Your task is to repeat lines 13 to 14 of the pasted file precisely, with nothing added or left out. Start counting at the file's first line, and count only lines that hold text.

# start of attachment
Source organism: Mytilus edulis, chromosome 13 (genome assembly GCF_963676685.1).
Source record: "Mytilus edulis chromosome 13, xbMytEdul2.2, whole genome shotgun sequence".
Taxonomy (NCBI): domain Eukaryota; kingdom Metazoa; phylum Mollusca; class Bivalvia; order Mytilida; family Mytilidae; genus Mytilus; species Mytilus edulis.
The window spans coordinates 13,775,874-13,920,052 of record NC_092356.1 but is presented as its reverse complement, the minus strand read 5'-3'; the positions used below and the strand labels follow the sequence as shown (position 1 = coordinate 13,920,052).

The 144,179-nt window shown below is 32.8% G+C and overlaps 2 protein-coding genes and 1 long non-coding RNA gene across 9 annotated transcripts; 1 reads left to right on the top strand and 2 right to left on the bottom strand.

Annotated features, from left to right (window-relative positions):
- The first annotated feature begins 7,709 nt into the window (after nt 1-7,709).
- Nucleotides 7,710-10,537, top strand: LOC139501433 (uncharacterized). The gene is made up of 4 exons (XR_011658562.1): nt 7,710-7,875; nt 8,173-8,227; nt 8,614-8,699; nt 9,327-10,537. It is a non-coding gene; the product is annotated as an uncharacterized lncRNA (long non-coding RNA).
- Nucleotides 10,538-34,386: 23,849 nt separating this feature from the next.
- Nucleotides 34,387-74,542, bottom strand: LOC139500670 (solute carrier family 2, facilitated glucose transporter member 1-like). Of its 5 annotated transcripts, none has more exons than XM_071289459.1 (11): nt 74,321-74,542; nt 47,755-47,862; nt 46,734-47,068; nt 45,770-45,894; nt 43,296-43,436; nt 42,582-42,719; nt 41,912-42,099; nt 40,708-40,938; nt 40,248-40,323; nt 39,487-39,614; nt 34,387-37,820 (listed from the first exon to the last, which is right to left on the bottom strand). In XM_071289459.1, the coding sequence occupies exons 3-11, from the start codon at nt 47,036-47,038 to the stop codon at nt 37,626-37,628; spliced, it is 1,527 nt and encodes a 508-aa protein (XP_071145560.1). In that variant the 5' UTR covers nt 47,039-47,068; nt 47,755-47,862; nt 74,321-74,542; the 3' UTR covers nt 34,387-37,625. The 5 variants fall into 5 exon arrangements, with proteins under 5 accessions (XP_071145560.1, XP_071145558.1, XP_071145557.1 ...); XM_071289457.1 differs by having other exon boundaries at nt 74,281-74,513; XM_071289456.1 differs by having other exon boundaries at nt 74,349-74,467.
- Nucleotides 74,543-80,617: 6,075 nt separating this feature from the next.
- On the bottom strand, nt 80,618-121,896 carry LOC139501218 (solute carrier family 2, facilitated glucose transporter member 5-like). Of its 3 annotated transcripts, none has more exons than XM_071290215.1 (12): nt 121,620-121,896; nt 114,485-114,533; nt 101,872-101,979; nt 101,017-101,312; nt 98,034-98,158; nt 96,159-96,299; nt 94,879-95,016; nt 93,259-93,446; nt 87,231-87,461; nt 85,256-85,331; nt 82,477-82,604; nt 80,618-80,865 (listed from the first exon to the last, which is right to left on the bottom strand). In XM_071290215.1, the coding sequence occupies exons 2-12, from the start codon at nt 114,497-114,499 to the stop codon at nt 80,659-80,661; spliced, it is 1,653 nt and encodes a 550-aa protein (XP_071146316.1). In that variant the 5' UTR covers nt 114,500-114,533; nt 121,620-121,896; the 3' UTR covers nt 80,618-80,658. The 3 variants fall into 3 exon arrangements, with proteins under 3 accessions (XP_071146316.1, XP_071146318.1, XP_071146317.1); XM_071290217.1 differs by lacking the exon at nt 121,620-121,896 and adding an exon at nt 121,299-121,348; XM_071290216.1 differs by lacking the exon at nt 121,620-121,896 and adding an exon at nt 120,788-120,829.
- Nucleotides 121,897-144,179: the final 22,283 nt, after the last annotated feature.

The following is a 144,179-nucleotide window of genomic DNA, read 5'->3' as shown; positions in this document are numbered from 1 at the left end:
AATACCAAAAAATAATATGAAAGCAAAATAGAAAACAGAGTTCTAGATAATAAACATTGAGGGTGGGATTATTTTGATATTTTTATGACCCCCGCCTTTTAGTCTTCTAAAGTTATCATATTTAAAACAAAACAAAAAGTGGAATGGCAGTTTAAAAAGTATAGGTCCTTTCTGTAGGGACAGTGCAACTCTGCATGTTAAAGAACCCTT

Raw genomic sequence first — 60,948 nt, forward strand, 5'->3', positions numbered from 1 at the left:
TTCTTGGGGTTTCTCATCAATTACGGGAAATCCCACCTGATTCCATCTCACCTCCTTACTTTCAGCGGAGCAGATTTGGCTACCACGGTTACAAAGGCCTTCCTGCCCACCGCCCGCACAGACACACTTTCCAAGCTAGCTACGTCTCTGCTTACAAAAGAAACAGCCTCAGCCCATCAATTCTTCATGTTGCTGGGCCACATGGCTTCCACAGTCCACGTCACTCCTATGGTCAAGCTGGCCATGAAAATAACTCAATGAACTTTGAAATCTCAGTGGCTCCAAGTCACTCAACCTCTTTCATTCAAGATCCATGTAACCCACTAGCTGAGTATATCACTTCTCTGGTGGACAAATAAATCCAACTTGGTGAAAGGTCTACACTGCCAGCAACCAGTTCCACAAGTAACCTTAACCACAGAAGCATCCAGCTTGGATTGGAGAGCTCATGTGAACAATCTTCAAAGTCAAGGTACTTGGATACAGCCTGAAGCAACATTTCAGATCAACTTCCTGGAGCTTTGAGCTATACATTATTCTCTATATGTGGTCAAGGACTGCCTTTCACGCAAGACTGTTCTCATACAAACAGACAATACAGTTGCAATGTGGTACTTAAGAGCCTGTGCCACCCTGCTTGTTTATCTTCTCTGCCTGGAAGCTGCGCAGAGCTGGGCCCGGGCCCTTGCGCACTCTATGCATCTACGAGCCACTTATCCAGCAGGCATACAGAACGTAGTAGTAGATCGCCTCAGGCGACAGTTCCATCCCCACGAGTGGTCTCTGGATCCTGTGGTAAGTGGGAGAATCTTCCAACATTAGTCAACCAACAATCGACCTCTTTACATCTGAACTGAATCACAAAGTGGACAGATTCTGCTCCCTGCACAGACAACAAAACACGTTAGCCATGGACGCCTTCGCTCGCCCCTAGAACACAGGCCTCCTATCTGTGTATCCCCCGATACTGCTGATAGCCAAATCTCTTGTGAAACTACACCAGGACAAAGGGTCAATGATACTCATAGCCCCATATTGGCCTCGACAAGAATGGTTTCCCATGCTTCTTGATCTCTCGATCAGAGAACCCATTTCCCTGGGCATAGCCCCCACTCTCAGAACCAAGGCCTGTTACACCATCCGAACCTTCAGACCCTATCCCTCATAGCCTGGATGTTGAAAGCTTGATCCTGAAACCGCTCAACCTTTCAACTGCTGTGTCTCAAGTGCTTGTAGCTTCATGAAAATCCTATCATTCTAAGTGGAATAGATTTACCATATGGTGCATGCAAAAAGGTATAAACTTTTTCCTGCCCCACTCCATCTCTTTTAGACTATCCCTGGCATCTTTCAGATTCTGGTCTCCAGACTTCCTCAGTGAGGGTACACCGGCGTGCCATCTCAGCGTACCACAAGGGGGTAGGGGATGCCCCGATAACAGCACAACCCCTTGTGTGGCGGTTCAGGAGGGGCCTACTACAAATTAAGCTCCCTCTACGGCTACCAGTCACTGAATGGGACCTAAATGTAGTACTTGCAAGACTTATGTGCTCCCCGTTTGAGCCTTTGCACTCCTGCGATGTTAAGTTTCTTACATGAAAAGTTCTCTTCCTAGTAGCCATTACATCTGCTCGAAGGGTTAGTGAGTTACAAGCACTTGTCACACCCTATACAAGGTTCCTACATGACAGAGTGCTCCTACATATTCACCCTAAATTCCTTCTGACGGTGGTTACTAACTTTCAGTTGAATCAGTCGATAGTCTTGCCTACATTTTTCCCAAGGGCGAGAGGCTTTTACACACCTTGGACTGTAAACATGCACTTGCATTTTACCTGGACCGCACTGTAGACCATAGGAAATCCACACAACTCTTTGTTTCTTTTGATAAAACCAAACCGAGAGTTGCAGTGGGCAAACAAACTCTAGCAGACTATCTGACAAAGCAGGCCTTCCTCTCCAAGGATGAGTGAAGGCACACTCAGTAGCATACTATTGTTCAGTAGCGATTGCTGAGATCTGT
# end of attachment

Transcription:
- Nucleotides 121,897-144,179: the final 22,283 nt, after the last annotated feature.

The following is a 144,179-nucleotide window of genomic DNA, read 5'->3' as shown; positions in this document are numbered from 1 at the left end: